complete Shoulder substitute? Dos and Don’ts for a complete Recovery
If you have ever experienced shoulder pain and loss of complete range of motion, you know that simple responsibilities like brushing your hair or driving a car can be excruciating. As we age, our most-used joints experience use and tear. From specialized athletes and weekend warriors to crafters and nurses, years of overuse may rule to any number of problems including arthritis, fractures, tears, or already dislocation.
Early treatments may include rest, physical therapy, oral pain medication, and injections. When the pain becomes extremely and negatively affects your quality of life, shoulder substitute-replacing your ball and cap with artificial joints-may become the best option.
So, you have spoken to your orthopaedic surgeon, and complete shoulder substitute is on your horizon. Here are ways to make sure you are back and better than ever within one year of surgery.
Do talk to your surgeon and ask lots of questions. Shoulder substitute is a real operation. Depending on your existing health and pain medication use, you will either have in-patient or out-patient surgery.
Don’t jump into surgery without evaluating all other less-invasive options. You need to be prepared to take it easy after the operation. Your loved ones, employer, and co-workers will all be affected by this decision.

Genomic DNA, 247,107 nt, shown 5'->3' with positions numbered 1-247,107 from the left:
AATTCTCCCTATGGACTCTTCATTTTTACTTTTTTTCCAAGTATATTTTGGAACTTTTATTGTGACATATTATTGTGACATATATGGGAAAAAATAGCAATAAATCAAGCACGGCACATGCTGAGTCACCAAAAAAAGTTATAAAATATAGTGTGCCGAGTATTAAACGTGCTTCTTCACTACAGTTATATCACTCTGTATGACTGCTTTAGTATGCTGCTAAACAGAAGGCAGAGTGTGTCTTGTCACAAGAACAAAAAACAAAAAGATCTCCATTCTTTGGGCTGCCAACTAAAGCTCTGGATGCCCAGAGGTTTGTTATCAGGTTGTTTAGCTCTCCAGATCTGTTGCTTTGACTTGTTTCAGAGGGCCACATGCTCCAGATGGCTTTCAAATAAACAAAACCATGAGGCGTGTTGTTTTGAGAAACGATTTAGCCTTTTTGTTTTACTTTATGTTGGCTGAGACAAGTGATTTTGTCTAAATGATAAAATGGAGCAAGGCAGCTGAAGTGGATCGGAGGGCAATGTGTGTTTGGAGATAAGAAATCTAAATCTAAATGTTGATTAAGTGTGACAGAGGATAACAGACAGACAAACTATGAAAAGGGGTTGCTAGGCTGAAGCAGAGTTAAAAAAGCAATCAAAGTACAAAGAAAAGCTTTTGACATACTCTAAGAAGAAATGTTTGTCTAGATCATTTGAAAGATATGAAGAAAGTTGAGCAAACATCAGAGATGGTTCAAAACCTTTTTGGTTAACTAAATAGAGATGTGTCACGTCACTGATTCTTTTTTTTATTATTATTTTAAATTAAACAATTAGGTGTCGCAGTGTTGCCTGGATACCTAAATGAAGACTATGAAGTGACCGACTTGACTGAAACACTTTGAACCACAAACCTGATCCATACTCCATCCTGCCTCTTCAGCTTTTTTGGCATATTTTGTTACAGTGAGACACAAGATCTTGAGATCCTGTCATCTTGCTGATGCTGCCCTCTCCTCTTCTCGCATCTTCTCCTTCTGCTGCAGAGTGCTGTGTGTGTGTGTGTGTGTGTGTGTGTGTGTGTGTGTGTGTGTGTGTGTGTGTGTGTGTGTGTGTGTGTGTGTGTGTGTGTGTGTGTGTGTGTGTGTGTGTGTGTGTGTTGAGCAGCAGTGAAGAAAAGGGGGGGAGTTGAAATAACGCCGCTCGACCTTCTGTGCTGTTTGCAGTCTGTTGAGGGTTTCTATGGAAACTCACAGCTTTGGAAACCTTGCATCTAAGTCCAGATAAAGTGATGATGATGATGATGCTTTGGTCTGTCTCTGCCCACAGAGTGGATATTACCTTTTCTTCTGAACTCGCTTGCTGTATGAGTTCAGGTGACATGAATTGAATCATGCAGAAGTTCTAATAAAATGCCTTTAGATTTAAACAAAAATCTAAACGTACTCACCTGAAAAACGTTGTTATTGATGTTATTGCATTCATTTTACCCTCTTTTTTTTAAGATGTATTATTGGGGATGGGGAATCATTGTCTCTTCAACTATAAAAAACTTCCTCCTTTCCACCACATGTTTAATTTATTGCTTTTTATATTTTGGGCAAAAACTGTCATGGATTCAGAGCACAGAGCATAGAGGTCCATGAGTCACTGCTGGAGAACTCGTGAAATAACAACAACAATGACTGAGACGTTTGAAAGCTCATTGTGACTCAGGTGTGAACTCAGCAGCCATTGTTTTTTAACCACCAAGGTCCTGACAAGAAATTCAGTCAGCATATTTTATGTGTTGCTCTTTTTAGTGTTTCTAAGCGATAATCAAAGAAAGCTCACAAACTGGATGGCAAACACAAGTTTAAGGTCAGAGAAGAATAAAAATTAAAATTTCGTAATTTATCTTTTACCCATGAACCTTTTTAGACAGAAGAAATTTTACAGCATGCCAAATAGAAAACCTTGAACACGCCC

The Day After Surgery
Do keep your arm in a sling. Following the surgery, you will need to limit motion as much as possible. Keep the sling on except when dressing, bathing, brushing teeth, eating, or completing other daily activities.
Don’t remove the sling for non-daily living activities. This will hinder your healing.
One Week After Surgery
Do visit your doctor for a post-operation check. Remember to keep your arm in the sling unless you are performing activities of daily living.This is also the point where you will be able to start simple exercises with assistance.
Don’t continue using pain medications. Post-operative pain medication dependency is a serious problem.
Three to Six Weeks After Surgery
Do work on your range of motion. Exercises should be done daily and start from a lying position. Move your arm up and over your head to stretch your tendons. Once you have mastered raising your arm while lying down, work on raising your hand with your palm against a wall.
Don’t push yourself too hard. Remember that recovery is about quality over quantity. You should be working up to moving your shoulder in natural ways without pain.
Three to Six Months After Surgery
Do begin again activities that exercise the joint naturally. These include running, swimming, cycling, or golf.
Don’t lift weights. You should be strengthening muscles without exertion. Lifting weights could rule to tearing and further injury during the healing course of action.
Six Months to One Year
Do continue performing activities that allow you to exercise your shoulder. Have fun!
Don’t over do it.
If you follow these tips, you should be pain-free and have complete motion within one year of your shoulder substitute surgery.